COASTE | COMMUNITY
It wasn’t until 1981 that CROW had an official clinic that wasn’t somebody’s house, along with staff veterinarian and medical equipment.
medicine and the environment are all interrelated. We want to be able to use the information we gather and try to apply it to something that might be eventually useful in terms of environmental health or population health relative to animal diseases that affect humans.” As impressive as Dr. Barron’s approach is, it’s a stark contrast from the founding of CROW, which dates to the 1960s when Sanibel resident Shirley Walter came upon an injured royal tern and, finding no services to offer treatment, brought the bird to her home. Fast forward to 1968 and with the help of friends and volunteers, CROW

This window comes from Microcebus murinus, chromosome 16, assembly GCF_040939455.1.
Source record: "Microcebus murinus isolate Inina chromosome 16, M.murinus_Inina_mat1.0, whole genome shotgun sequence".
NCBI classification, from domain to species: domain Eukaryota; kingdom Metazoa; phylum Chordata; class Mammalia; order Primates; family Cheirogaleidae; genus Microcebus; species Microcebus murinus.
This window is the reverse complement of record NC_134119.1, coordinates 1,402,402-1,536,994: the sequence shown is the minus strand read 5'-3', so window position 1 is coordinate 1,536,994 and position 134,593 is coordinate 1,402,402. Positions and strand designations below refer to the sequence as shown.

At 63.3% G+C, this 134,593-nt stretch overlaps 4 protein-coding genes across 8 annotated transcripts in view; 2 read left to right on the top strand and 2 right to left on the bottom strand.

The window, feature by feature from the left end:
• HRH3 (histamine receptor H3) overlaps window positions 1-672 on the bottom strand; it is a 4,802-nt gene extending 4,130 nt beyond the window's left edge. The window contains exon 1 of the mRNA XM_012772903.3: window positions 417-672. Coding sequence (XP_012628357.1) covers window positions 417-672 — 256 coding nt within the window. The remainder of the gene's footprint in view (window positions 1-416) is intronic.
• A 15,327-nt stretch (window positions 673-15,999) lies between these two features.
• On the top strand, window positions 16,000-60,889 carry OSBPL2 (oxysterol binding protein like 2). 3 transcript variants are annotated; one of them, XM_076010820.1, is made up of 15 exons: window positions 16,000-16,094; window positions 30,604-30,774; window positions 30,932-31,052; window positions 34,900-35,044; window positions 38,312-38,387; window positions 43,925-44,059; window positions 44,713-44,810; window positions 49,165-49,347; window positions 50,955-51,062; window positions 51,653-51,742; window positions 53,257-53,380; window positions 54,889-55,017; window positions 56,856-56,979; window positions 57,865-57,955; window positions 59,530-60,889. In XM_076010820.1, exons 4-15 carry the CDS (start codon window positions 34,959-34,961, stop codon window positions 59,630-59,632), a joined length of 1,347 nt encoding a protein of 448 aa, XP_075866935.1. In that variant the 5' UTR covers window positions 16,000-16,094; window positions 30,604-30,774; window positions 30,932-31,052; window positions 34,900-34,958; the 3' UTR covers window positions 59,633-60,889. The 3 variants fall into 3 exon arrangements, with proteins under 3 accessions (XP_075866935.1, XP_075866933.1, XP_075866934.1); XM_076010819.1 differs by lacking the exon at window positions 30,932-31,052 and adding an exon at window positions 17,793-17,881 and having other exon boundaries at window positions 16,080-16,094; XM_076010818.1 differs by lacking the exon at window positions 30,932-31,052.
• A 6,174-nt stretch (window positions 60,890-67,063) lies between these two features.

was formed as a non-profit corporation — still operating out of the Walter home. It wasn’t until 1981 that CROW had an official clinic that wasn’t somebody’s house, along with staff veterinarian and medical equipment. Today’s CROW facilities feature a sprawling campus with state-of-the-art hospital; a very cool visitor information center with interactive displays, videos, presentations and gift shop; plus housing for 40 students, six fellows and two interns who assist and learn over the course of the year. On average, 10 or more patients are admitted each day, with 100 to 300 additionally on property in various
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